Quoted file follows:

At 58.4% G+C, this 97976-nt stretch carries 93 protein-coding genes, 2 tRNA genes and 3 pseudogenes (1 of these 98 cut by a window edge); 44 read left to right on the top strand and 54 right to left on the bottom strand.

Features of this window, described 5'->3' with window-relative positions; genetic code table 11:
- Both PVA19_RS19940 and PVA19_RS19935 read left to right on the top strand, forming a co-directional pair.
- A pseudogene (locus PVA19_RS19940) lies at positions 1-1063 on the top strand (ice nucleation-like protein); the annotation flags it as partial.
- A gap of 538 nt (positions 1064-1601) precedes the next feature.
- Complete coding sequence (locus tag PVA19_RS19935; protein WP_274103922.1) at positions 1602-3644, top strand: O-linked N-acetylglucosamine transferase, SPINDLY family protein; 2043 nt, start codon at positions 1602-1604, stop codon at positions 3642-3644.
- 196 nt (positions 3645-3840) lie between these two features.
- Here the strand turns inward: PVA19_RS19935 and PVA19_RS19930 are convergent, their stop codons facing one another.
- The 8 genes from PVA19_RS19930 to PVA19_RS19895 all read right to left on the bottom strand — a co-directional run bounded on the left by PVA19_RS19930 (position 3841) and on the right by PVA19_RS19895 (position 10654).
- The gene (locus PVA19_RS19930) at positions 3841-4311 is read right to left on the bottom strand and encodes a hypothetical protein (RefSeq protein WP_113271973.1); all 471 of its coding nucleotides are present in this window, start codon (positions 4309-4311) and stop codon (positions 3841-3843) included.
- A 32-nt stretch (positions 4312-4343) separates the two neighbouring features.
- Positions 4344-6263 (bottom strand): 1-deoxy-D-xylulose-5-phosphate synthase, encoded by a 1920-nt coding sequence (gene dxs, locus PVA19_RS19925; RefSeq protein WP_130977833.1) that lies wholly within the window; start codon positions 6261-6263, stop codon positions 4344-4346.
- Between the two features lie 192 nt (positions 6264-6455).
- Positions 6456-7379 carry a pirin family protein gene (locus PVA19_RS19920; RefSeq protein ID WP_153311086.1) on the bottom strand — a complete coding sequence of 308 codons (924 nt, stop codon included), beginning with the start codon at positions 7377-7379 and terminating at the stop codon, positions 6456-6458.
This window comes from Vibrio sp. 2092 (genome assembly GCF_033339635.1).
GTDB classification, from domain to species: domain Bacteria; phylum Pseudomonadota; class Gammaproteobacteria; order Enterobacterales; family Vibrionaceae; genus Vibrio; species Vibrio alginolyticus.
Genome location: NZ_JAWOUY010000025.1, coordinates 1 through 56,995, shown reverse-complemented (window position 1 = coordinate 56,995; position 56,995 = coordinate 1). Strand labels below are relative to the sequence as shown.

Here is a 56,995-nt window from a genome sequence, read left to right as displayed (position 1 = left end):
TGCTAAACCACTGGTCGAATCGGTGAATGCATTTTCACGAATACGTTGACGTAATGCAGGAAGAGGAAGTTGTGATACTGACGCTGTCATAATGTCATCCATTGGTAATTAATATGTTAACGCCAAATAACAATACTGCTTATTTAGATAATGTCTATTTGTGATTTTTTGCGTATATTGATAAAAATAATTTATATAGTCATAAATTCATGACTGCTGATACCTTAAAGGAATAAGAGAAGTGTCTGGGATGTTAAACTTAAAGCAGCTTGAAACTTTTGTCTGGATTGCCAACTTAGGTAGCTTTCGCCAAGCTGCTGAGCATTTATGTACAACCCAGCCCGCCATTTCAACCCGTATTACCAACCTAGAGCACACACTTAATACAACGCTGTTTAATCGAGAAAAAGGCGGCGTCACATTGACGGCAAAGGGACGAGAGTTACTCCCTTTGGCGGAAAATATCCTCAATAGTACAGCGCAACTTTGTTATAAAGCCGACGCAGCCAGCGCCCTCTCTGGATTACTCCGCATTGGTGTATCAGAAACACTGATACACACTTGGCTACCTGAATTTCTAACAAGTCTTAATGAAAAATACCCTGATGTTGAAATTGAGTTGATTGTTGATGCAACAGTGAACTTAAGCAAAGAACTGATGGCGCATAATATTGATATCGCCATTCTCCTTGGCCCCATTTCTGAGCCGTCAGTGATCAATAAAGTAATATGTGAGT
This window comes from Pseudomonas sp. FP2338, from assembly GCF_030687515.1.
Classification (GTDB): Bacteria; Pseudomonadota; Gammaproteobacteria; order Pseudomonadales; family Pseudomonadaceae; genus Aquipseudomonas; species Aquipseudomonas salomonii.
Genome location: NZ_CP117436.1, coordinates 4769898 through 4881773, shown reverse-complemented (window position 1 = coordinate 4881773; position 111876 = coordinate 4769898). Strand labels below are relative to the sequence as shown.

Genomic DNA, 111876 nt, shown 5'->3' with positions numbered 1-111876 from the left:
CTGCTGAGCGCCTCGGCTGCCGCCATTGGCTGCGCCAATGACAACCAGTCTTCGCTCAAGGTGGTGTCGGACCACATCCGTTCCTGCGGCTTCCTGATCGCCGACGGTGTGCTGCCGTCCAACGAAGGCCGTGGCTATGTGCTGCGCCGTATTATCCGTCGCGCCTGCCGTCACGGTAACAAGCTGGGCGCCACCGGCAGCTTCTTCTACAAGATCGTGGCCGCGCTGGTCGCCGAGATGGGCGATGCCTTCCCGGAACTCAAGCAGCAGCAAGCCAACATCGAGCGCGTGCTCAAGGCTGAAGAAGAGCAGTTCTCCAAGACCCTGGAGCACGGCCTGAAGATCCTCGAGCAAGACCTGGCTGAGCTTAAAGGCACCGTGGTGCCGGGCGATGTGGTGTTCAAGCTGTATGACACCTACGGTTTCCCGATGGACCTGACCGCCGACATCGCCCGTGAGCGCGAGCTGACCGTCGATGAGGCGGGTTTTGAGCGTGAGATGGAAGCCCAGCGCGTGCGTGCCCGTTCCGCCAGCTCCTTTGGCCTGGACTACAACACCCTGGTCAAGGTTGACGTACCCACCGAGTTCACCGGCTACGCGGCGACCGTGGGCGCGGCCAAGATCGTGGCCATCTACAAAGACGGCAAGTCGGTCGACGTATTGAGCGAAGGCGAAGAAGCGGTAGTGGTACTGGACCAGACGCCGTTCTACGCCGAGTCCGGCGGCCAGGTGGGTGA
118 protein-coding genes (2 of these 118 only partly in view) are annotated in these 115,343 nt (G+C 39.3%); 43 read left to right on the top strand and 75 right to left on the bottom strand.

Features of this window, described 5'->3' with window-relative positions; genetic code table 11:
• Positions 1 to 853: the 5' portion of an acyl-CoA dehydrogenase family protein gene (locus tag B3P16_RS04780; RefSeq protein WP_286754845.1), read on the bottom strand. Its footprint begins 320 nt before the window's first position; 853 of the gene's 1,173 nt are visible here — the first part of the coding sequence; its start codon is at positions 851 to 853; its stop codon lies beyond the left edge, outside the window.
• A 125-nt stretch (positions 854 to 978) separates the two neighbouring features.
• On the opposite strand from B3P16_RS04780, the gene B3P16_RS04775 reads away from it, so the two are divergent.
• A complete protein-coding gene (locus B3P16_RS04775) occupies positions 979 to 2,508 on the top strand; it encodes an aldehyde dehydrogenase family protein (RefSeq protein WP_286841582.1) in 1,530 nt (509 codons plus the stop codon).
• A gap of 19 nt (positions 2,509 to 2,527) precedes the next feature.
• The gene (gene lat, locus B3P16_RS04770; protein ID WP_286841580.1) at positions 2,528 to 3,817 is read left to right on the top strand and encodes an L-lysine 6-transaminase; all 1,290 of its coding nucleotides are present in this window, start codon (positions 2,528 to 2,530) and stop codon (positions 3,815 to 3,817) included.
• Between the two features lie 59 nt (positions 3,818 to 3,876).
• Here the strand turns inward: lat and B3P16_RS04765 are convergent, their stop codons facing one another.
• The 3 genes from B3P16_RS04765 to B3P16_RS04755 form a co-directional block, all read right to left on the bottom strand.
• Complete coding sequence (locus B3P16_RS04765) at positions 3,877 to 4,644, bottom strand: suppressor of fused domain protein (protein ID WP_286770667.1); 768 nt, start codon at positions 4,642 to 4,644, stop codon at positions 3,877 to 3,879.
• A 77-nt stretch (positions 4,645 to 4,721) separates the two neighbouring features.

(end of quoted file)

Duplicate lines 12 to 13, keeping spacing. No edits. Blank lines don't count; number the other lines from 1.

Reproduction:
- Positions 4344-6263 (bottom strand): 1-deoxy-D-xylulose-5-phosphate synthase, encoded by a 1920-nt coding sequence (gene dxs, locus PVA19_RS19925; RefSeq protein WP_130977833.1) that lies wholly within the window; start codon positions 6261-6263, stop codon positions 4344-4346.
- Between the two features lie 192 nt (positions 6264-6455).